Academic

Dr Sean Rintel, a lecturer in strategic communication at the University of Queensland, co wrote a submission to the inquiry for Electronic Frontiers Australia and is also an expert of online privacy.

Dr Rintel is worried about the safety of the data that is going to be held by internet service providers.

“The government doesn’t have a good track record in this” said Dr Rintel, “the government are creating what we call honeypots, that is, things that attract hackers and other sorts of people to come and try to get at that data.”

The amount of important financial and personal information that could be kept if the proposal become law is huge and Dr Rintel believes that is this information is to be kept safe it needs to protected with an extremely high level of security.

Neither the government nor ASIO has released how they would plan to keep this information safe.

ASIO also plan to have access to any digital device that is owned by the general public so they can plant bugs that will track keystrokes and capture passwords so they can monitor the movements of suspects.

Rintel explains that anyone can become under suspicion if they have only visited the same website as suspect and that is all that is needed as a warrant.

This lack of accountability allows ASIO to do many things, ”they’re asking for the ability to come on to our computers be they home computers, tablets, laptops, mobile phones and be able to delete, alter, or add files.” Said Dr Rintel.

Journalistic

When only months ago many journalists were disgraced for phone tapping and hacking the proposed legislation would see ASIO able to intercept telecommunications.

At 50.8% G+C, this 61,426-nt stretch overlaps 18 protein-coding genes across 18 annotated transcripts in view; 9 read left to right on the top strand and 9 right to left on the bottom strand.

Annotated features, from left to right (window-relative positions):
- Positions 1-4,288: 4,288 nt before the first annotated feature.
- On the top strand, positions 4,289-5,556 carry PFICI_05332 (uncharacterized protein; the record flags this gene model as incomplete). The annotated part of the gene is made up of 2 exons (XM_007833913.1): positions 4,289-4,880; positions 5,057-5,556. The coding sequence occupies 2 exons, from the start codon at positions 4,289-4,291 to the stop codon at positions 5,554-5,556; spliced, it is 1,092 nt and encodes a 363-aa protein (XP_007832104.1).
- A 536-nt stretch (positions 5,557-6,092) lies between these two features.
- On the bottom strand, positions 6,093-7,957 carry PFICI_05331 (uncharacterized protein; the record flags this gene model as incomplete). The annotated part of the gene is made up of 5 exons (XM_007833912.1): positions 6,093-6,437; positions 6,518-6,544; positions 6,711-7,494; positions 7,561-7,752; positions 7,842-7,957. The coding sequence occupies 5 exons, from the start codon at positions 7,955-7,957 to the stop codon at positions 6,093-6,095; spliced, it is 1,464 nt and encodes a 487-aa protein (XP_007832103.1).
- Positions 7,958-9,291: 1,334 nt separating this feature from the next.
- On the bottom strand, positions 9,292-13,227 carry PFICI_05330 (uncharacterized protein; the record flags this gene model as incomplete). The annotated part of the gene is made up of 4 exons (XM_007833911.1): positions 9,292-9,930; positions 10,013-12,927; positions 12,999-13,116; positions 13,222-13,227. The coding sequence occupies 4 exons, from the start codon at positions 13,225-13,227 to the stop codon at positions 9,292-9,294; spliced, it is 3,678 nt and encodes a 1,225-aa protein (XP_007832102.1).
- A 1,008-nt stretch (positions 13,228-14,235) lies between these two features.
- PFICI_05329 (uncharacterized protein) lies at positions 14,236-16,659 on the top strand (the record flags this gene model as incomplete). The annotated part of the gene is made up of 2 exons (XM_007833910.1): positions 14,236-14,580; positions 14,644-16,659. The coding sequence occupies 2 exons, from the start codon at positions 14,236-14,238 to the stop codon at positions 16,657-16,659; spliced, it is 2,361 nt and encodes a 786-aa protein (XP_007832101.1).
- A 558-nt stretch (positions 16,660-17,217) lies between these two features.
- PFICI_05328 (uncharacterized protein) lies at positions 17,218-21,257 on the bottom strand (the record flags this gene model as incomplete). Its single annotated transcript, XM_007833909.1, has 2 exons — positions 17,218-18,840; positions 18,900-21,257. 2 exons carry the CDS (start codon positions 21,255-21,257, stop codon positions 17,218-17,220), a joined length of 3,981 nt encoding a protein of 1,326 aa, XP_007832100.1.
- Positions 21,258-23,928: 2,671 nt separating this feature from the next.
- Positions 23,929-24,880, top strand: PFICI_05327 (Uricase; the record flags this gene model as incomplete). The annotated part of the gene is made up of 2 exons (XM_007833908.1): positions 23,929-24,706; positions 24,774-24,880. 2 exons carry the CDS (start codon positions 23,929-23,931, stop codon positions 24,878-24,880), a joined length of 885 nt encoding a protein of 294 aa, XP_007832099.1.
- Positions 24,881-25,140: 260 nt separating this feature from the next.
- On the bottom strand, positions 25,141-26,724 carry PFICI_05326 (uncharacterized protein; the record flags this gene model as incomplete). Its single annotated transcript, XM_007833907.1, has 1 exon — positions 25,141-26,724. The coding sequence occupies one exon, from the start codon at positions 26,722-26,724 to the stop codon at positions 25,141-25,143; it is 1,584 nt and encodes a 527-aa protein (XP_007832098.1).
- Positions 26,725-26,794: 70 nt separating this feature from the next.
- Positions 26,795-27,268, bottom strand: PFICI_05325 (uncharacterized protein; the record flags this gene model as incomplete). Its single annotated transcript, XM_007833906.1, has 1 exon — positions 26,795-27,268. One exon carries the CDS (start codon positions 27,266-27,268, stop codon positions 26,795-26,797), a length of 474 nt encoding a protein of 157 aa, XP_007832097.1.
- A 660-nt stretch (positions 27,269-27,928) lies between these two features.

The Media, Entertainment and Arts Alliance, tasked with protecting Journalists and their integrity, spoke out against the proposed national security legislation.

“Legislation has, since 2001, been introduced that threatens journalists’ ability to do their jobs, undermine sources trust that journalists will keep the source’s identity confidential, and allows various government agencies to go on fishing expeditions to discover what journalists know and what information they have.”

“Phone intercept laws deter confidential sources and may lead to a culture of self censorship. Without public faith in a journalist’s promise to protect sources, much crucial information in the public interest would not come to light.” Wrote the Alliance. “Any attempt to destroy this trust will result in fewer people speaking out and the public left with nothing but government spin, media stunts and government agencies free from scrutiny.”

Former Courier-Mail journalist and freelance writer, John Wright, said “this raises a huge civil liberties issue.”

The expansion of warrant powers under the Telecommunications (Interception and Access) Act 1979 would see ASIO able to tap into phones of possible suspects.

This has potential to ruin journalist’s credibility as their promises of confidentiality could mean nothing is ASIO is listening in.

Image credit: Photo created by Senator Scott Ludlum and used with the permission of his office.